Historic Dead Zone Follows Bad Year for Midwestern Farmers

Midwestern farmers have had a tough go of it this year. A deluge of precipitation across the region has made it impossible for many farmers to get in the field and plant their crops, leading to historically low percentages of crops planted this season. Adding to their challenges, low prices and trade wars are causing some farmers to wonder how they are going to make ends meet this year.

But the damage caused by the devastating floods doesn’t stop at the edge of the field. Scientists expect that the spring flood waters carried massive amounts of fertilizer down the Mississippi River into the Gulf of Mexico, where it will cause an overgrowth of algae this summer. The algae will then die, decompose, and suffocate marine life. This “Dead Zone” in the Gulf is an annual occurrence, but like everything else so far this year, 2019’s Dead Zone is expected to be one for the record books, with high estimates putting it around the size of Massachusetts

Photo: National Oceanic and Atmospheric Administration via https://www.flickr.com/photos/usoceangov/37759836941

Years like this one highlight the important role public policy plays in creating a safety net for American farmers, and also help us see where there are holes in that net. For example, even with massive public investment in programs like Federal Crop Insurance, this year will be a struggle for many farmers, and Dead Zones pop up in the Gulf on an annual basis, even when precipitation is at more normal levels.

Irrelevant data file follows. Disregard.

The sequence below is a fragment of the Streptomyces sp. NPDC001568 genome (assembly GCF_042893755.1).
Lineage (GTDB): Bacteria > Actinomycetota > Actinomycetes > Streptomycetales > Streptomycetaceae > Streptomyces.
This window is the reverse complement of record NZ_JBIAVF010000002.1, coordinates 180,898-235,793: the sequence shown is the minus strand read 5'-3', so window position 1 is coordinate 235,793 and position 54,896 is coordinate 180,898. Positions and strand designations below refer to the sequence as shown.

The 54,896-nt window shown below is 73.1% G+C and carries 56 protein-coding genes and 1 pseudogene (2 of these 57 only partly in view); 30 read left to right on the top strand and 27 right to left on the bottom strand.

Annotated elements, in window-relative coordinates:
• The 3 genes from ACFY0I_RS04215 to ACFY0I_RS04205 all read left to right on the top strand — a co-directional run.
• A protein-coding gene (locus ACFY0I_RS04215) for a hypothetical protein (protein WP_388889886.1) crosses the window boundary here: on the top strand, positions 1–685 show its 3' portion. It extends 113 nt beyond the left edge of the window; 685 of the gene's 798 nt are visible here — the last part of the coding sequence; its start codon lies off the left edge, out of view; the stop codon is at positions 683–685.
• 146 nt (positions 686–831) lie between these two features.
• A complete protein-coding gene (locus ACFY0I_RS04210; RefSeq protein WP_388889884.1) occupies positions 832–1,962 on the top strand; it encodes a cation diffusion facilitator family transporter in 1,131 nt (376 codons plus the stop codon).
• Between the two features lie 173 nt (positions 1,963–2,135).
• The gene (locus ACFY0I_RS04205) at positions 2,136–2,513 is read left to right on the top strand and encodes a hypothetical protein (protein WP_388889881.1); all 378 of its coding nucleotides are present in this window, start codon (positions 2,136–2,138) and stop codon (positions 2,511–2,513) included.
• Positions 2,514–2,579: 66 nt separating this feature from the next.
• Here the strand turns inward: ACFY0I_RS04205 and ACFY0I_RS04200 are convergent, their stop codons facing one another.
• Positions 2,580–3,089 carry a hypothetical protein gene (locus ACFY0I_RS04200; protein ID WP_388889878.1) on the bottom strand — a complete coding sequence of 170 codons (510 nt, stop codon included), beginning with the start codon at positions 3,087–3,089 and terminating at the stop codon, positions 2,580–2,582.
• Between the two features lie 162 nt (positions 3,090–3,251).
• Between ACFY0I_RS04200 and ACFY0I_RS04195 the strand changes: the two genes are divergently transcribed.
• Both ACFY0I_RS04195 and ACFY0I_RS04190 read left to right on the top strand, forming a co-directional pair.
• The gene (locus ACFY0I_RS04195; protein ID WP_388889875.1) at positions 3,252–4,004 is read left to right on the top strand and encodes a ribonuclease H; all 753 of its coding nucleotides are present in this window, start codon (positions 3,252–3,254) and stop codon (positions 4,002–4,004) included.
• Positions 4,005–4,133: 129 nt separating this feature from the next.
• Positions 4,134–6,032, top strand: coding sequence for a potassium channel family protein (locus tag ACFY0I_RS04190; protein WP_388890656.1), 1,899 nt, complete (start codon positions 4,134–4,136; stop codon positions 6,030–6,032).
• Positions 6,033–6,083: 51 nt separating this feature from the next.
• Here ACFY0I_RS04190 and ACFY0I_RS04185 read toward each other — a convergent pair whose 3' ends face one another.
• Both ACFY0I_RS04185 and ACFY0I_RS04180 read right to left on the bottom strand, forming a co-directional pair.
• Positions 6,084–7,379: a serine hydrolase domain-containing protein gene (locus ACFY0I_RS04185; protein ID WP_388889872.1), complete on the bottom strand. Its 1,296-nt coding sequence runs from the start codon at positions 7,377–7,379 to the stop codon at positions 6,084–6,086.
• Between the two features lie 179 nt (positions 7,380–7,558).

So what could we do differently?

  • Combat climate change: This year’s spring floods are exactly the type of intense precipitation events that scientists predict will become more common due to climate change. Farmers are on the frontline of the climate crisis, and they are also important partners in implementing solutions to climate change. Until we address climate change, our farmers, rural communities, and food supply will continue to suffer.
  • Encourage cover cropping: Cover crops are planted in between growing seasons to protect and restore the soil. They provide a host of environmental and agronomic benefits, including moisture regulation. Their roots help filter water down into the soil, allowing some farmers who planted cover crops last fall earlier access to their fields this spring, and potentially higher yields at harvest. They also help trap and store any leftover nitrogen from the previous year’s crop, preventing Dead Zone-causing water pollution. That’s why states like Illinois and Iowa are offering rewards to farmers who plant cover crops. Other states and the Federal Crop Insurance Program should consider offering similar incentives for farmers who use cover crops.